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Christians, Kurds, Women Make Advances as Erdogan’s Party Loses Majority in Turkey

Turkey’s parliamentary elections on Sunday have resulted in a fragmented legislature that has significantly weakened the power of ruling Islamist AK Party, while bringing to power a record number of Kurds, Christians, women, Yazidis, and even members of the Roma minority.

Hurriyet reports that the AKP was reduced to the minimum seats possible to keep the majority. President Recep Tayyip Erdogan was, instead, seeking a supermajority to do away with the parliamentary system and establish a U.S.-style presidential system. To govern, it will have to form a coalition with a minority party, which may prove impossible and result in early elections.

The AKP kept fewer than 276 seats in the legislature, or 40%. The Republican People’s Party (CHP), described as a social-democratic party, received 25% of the vote and is the second-largest party in the legislature. The leftist Peoples’ Democratic Party (HDP), which has strong ties to the Kurdistan Workers’ Party (PKK), received 12% of the vote in a record successful election. Parties need to surpass 10% of the vote to be represented in the legislature; this is the first time the HDP manages to enter power. HDP votes, according to opinion, significantly diminished the power of the AFP, to the tune of 78 votes, most previously held by the AKP.

The Washington Post notes that the HDP managed to expand its appeal by presenting itself not as a Kurdish party, but as “a leftist movement for all Turks and boasted a diverse slate of parliamentary candidates, including representatives of virtually all of Turkey’s major ethnic groups, a large number of women and the nation’s first openly gay candidate.” The appeal of the HDP is seen widely as a rejection of the AKP’s push to expand Erdogan’s power, as well as Erdogan’s push to make Turkey’s government less secular and more Islamist. It comes at the price of supporting a group tied to the Marxist PKK, whose armed struggle against Turkey has resulted in more than 5,000 civilian deaths since 1984, according to independent monitors. Many HDP members are related to jailed PKK members, the Post notes.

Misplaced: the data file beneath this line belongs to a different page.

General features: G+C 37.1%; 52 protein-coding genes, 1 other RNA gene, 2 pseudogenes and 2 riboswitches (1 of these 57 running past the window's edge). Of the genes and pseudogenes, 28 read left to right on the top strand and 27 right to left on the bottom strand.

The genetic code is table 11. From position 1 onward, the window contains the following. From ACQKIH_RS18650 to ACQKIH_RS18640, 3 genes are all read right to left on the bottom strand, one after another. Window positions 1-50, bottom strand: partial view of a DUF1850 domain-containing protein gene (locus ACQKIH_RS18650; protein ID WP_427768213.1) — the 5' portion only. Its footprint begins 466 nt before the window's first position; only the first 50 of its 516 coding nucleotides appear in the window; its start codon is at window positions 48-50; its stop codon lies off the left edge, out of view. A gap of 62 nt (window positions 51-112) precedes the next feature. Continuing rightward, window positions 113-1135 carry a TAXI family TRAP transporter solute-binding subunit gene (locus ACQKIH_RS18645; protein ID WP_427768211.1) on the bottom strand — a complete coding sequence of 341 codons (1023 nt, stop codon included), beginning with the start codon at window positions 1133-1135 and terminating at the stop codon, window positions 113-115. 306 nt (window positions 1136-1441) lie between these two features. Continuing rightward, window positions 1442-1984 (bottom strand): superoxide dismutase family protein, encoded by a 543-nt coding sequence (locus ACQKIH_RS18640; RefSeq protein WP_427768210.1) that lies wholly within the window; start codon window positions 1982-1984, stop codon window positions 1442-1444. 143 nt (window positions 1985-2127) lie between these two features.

In addition to Kurds, four Christians will enter the legislature–a significant increase for the tiny minority. The minute Christian presence is representative of the full political spectrum, including two members of the HDP, one CHP member, and a Christian member of the AKP. Hurriyet notes that the Christians will be joined by two Yazidi representatives.

Every party except the AKP increased the number of women in their ranks in the legislature, as well–the total rising from 79 to 97.

The AKP’s diminished presence in the legislature occurred despite widespread reports of attempted election fraud, according to the newspaper Zaman. Incidents of alleged fraud included a policeman caught attempting to vote for a third time and a number of individuals seen attempting to stuff multiple ballots per person into official election boxes for the AKP. Zaman claims social media users caught “over 1,000 cases” of attempted fraud.

 The AKP must now choose between attempting to create a supermajority by establishing a coalition with a minority party or triggering an early election. Many consider the MHP, a nationalist party, the likeliest candidate to work with the AKP, though that party’s leader has since dismissed rumors that it would ally with Erdogan. “It would be wrong for me to make an assessment about a coalition, our party will assess that in the coming period. I think the AK Party will be making its own new evaluations after this outcome,” said MHP minority leader Oktay Vural. The AKP has nonetheless confirmed to the press that it would attempt to form a coalition government before moving for a new election.

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